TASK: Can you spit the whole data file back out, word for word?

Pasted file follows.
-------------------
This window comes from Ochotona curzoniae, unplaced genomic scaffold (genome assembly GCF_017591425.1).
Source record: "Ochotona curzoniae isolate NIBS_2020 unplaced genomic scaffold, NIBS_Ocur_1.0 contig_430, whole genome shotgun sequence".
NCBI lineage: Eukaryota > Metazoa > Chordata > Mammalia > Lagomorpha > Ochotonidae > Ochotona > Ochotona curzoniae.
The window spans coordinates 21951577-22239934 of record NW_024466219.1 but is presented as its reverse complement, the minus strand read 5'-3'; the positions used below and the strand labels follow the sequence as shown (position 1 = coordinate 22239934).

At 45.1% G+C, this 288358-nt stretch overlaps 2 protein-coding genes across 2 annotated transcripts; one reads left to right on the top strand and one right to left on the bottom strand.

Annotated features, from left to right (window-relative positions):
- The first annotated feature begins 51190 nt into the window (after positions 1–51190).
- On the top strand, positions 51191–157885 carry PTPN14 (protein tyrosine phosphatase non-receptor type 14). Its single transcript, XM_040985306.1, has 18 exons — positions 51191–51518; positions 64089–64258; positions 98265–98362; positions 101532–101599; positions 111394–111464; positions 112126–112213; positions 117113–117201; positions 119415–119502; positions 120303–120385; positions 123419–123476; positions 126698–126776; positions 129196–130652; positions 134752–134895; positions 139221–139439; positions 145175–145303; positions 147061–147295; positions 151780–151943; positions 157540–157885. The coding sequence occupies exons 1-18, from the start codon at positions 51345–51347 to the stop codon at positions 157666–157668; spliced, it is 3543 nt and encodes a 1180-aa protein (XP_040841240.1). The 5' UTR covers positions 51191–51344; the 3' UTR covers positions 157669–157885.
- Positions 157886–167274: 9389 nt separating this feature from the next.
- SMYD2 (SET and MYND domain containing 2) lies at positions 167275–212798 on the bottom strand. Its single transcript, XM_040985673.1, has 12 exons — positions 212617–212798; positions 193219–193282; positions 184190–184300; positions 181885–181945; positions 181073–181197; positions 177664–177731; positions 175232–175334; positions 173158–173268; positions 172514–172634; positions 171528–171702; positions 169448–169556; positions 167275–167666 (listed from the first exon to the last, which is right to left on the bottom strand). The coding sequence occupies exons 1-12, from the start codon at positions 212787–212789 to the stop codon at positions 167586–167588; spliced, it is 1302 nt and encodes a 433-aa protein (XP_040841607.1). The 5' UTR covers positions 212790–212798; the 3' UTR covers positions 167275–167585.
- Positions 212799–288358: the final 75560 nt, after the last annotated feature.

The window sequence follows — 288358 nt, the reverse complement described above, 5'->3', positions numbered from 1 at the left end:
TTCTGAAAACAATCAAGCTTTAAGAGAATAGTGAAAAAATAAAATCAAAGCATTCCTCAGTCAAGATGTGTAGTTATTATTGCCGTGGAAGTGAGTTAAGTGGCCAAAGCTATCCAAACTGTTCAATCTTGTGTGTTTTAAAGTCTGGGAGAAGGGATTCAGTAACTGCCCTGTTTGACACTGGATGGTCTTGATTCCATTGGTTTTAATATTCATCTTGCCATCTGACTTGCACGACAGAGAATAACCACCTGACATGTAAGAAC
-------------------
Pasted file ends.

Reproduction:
This window comes from Ochotona curzoniae, unplaced genomic scaffold (genome assembly GCF_017591425.1).
Source record: "Ochotona curzoniae isolate NIBS_2020 unplaced genomic scaffold, NIBS_Ocur_1.0 contig_430, whole genome shotgun sequence".
NCBI lineage: Eukaryota > Metazoa > Chordata > Mammalia > Lagomorpha > Ochotonidae > Ochotona > Ochotona curzoniae.
The window spans coordinates 21951577-22239934 of record NW_024466219.1 but is presented as its reverse complement, the minus strand read 5'-3'; the positions used below and the strand labels follow the sequence as shown (position 1 = coordinate 22239934).

At 45.1% G+C, this 288358-nt stretch overlaps 2 protein-coding genes across 2 annotated transcripts; one reads left to right on the top strand and one right to left on the bottom strand.

Annotated features, from left to right (window-relative positions):
- The first annotated feature begins 51190 nt into the window (after positions 1–51190).
- On the top strand, positions 51191–157885 carry PTPN14 (protein tyrosine phosphatase non-receptor type 14). Its single transcript, XM_040985306.1, has 18 exons — positions 51191–51518; positions 64089–64258; positions 98265–98362; positions 101532–101599; positions 111394–111464; positions 112126–112213; positions 117113–117201; positions 119415–119502; positions 120303–120385; positions 123419–123476; positions 126698–126776; positions 129196–130652; positions 134752–134895; positions 139221–139439; positions 145175–145303; positions 147061–147295; positions 151780–151943; positions 157540–157885. The coding sequence occupies exons 1-18, from the start codon at positions 51345–51347 to the stop codon at positions 157666–157668; spliced, it is 3543 nt and encodes a 1180-aa protein (XP_040841240.1). The 5' UTR covers positions 51191–51344; the 3' UTR covers positions 157669–157885.
- Positions 157886–167274: 9389 nt separating this feature from the next.
- SMYD2 (SET and MYND domain containing 2) lies at positions 167275–212798 on the bottom strand. Its single transcript, XM_040985673.1, has 12 exons — positions 212617–212798; positions 193219–193282; positions 184190–184300; positions 181885–181945; positions 181073–181197; positions 177664–177731; positions 175232–175334; positions 173158–173268; positions 172514–172634; positions 171528–171702; positions 169448–169556; positions 167275–167666 (listed from the first exon to the last, which is right to left on the bottom strand). The coding sequence occupies exons 1-12, from the start codon at positions 212787–212789 to the stop codon at positions 167586–167588; spliced, it is 1302 nt and encodes a 433-aa protein (XP_040841607.1). The 5' UTR covers positions 212790–212798; the 3' UTR covers positions 167275–167585.
- Positions 212799–288358: the final 75560 nt, after the last annotated feature.

The window sequence follows — 288358 nt, the reverse complement described above, 5'->3', positions numbered from 1 at the left end:
TTCTGAAAACAATCAAGCTTTAAGAGAATAGTGAAAAAATAAAATCAAAGCATTCCTCAGTCAAGATGTGTAGTTATTATTGCCGTGGAAGTGAGTTAAGTGGCCAAAGCTATCCAAACTGTTCAATCTTGTGTGTTTTAAAGTCTGGGAGAAGGGATTCAGTAACTGCCCTGTTTGACACTGGATGGTCTTGATTCCATTGGTTTTAATATTCATCTTGCCATCTGACTTGCACGACAGAGAATAACCACCTGACATGTAAGAAC